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CHAPTER I THE ROMANIZATION OF THE EMPIRE Historians seldom praise the Roman Empire. They regard it as a period of death and despotism, from which political freedom and creative genius and the energies of the speculative intellect were all alike excluded. There is, unquestionably, much truth in this judgement. The world of the Empire was indeed, as Mommsen has called it, an old world. Behind it lay the dreams and experiments, the self-convicted... more...

PREFACE The contents of the present volume are of much the same character as those of its predecessor, 'Roman Britain in 1913'. The first section gives a retrospect of the chief finds made in 1914, so far as they are known to me. The second section is a more detailed and technical survey of the inscriptions found in Britain during that year. The third and longest section is a summary, with some attempt at estimate and criticism, of books and... more...

THE TRANSFORMATION OF ROME FROM A PAGAN INTO ACHRISTIAN CITY. The early adoption of Christianity not confined to the poorer classes.—Instances of Roman nobles who were Christians.—The family of the Acilii Glabriones.—Manius Acilius the consul.—Put to death because of his religion.—Description of his tomb, recently discovered.—Other Christian patricians.—How was it possible for men in public office to... more...

CHAPTER 1. The Constitution Of The World And The Disposition Of The Elements. 1. In the beginning God created the heaven and the earth. But when the earth did not come into sight, but was covered with thick darkness, and a wind moved upon its surface, God commanded that there should be light: and when that was made, he considered the whole mass, and separated the light and the darkness; and the name he gave to one was Night, and the other he... more...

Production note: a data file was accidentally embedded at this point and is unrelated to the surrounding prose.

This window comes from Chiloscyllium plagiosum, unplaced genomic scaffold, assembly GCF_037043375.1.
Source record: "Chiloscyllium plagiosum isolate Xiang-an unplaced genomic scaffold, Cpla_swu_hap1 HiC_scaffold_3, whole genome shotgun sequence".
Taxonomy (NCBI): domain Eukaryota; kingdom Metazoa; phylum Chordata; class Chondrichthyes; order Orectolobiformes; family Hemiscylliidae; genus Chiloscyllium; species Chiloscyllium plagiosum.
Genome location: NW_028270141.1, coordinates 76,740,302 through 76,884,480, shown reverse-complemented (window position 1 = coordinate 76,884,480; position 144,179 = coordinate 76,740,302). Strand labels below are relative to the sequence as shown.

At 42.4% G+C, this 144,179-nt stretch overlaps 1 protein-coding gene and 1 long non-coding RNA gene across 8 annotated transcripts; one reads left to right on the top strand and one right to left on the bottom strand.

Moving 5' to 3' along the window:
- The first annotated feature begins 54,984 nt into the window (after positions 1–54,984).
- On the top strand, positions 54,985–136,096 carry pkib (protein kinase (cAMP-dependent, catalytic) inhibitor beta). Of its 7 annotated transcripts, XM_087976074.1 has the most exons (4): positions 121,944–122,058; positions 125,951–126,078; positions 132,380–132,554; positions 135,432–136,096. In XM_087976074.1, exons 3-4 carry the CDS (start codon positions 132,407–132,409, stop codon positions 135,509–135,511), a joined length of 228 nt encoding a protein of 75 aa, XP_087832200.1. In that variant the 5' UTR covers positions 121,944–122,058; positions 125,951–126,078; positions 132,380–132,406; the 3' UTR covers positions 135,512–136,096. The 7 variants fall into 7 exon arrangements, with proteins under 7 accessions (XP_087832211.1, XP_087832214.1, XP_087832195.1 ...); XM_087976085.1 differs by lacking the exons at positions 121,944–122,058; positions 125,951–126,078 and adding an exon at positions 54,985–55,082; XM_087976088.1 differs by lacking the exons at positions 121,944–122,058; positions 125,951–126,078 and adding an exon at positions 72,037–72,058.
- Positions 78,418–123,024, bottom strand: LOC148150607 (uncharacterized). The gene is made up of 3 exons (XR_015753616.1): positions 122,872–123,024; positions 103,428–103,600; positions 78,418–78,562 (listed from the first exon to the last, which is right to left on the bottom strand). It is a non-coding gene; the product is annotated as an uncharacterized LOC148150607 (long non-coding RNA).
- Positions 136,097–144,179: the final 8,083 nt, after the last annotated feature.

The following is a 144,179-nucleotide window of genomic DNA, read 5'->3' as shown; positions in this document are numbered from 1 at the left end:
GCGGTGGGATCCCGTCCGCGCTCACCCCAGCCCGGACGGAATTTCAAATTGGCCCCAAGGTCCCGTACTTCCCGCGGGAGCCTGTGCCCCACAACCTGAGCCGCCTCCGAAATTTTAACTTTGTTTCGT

INTRODUCTION. The feelings that lead some men to investigate remains of antiquity and search into their origin, dates and purposes, are similar to those actuating lofty minds, when not satisfied with the surface of things, they inquire into the source and origin of every thing accessible to human ken, and scrutinize or analize every tangible object. Such feelings lead us to trace events and principles, to ascend rivers to their sources, to climb... more...


THE MATERIAL OF THE MANUSCRIPTS. The three manuscripts which we possess of the ancient Maya peoples of Central America, the Dresden (Dr.), the Madrid (Tro.-Cort.) and the Paris (Per.) manuscripts, all contain a series of pictorial representations of human figures, which, beyond question, should be regarded as figures of gods. Together with these are a number of animal figures, some with human bodies, dress and armor, which likewise have a... more...

INTRODUCTION. It was not a long period after 1492, when the great Italian navigator with his Spanish crew made their first discoveries upon the central portion of America, that the Europeans, who had followed the footsteps of Christopher Columbus, began to fall in with structures of great magnitude and architectural beauty scattered widely throughout Mexico, Guatemala and Yucatan, &c.; and when the conquest of Peru was achieved,... more...

Eleven years ago my little book on the antiquities of English villages was published. Its object was to interest our rustic neighbours in their surroundings, to record the social life of the people at various times—their feasts and fairs, sports and pastimes, faiths and superstitions—and to describe the scenes which once took place in the fields and lanes they know so well. A friendly reviewer remarked that the wonder was that a book... more...

INTRODUCTION. 1. It was on Mr. Somers Clarke’s proposition that El Kab was selected for last winter’s work of the Research Account. Mr. Clarke has for some years been interested in this site, and has published some of the XVIIIth dynasty tombs there. He wished to see the smaller tombs excavated, and the great area inside the town examined, so, with his colleague, Mr. J. J. Tylor, he offered a considerable subscription to the funds,... more...

INTRODUCTION In December of 1887 Dr. Edward Palmer, the naturalist, set sail from the port of Guaymas in Sonora, crossed the Gulf of California, and landed at Bahía de Los Angeles on the peninsula of Baja California. Then, as now, there was a modest gold-mining operation at the bay. During his brief stay at the mining station, Dr. Palmer excavated a small natural cave which had been used by the Indians who were then extinct in that part of... more...